Because “Secret Boards” are still in the testing phase, users will only be able to create up to three private boards, and will only be able to apply these privacy settings to new boards—not those which have already been created.

The person that creates the board will be the only one who will see the board or its content, and these Secret Boards will not appear in any Pinterest searches.

Bottom Line: “Secret Boards” should prove to be extremely helpful for brands and consumers. Both can use them to organize content and do valuable research for their own use, which they may not want visible to the public.

4. News Feed, EdgeRank, and page posts: what’s really going on with Facebook?

A lot of businesses have had questions over the last month or so about changes in Facebook Edgerank and the impact it’s had on Page engagement. This week, a number of experts tried to share their best explanation for what’s really going on with Facebook and what brands need to know.

InsideFacebook spoke with News Feed product manager Will Cathcart to understand what was actually going on.

If your business has any of these News Feed or Edge Rank questions, this story is well worth the read:

Why are my posts getting less reach than before?

Why doesn’t Facebook just get rid of EdgeRank and show people all posts?

Is Facebook purposely limiting reach on page posts so that we have to buy ads?

Bottom Line: The biggest takeaway from all of this week’s reports on Facebook’s Edgerank is this—as more and more brands continue to fight for News Feed real estate, the harder it’s going to get for brands to get their content in front of their target audience.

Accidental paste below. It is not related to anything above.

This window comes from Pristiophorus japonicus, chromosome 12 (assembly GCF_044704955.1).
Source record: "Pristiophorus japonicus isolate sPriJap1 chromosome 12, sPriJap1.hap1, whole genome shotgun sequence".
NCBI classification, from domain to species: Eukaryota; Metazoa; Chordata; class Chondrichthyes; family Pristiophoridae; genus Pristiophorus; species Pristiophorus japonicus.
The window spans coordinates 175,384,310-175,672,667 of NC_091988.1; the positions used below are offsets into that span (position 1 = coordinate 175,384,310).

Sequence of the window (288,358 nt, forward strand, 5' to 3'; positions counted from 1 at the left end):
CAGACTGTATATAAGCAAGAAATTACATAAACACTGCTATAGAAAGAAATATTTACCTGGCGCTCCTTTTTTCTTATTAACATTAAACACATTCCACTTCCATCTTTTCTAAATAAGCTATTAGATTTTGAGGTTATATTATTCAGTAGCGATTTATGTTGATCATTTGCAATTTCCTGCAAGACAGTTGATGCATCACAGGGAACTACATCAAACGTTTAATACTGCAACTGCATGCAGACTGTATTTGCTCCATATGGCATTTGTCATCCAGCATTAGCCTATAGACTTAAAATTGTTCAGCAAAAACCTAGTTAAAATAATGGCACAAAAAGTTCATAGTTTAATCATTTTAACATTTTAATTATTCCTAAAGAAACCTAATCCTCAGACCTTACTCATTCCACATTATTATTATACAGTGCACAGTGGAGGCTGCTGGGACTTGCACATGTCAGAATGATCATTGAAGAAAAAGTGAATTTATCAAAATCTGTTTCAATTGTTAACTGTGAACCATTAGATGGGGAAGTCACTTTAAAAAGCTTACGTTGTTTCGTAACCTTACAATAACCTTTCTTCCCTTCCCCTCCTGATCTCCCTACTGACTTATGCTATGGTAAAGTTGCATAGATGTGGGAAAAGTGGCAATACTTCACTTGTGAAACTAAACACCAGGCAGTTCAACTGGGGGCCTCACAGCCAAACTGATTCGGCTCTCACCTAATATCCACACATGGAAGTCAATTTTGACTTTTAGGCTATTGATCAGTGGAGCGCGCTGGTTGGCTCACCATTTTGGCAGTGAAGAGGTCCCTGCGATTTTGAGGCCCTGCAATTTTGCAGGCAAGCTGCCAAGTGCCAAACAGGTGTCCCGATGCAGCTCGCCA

The best way to improve the reach of your Facebook posts is to generate more engagement from your existing fans. The more engagement a Facebook user has with a brand’s content the more real estate a brand’s post will have in their News Feed.

Focus on creating the type of content that drives engagement like photos, videos, and other forms of dynamic content. Pay attention to how customers are interacting with your content—what’s getting the most “likes,” comments, or shares? That’s the stuff that’s going to help you get more exposure on Facebook.

Facebook Ads and Promoted Posts can also help cut through the Facebook traffic. Find out if Ads might be right for your small business.

5. Foursquare introduces online reviews with new 10-point ratings

Foursquare made an update to its popular “Explore” tab this week, which could provide some insight into the future of the mobile app. That update—a 10-point rating scale for businesses.

Unlike online review sites like Yelp, Foursquare’s rating scale is not based solely on direct 1-5 star reviews. Instead, Foursquare will consider a number of factors like tips, likes, dislikes, overall popularity, and customer loyalty.

Bottom Line: With nearly 3 billion check-ins from over 25 million people worldwide, Foursquare is well positioned to generating ratings its users will trust. What’s unclear, however, is how many people who are not currently using the Foursquare app will be more inclined to search for these new automated reviews.

As a business owner, it may be worth your time to at least check out and see what Foursquare users are saying about your business. Time will tell if these ratings will hold any weight.

What stories caught your attention this week? Share them in the comments below!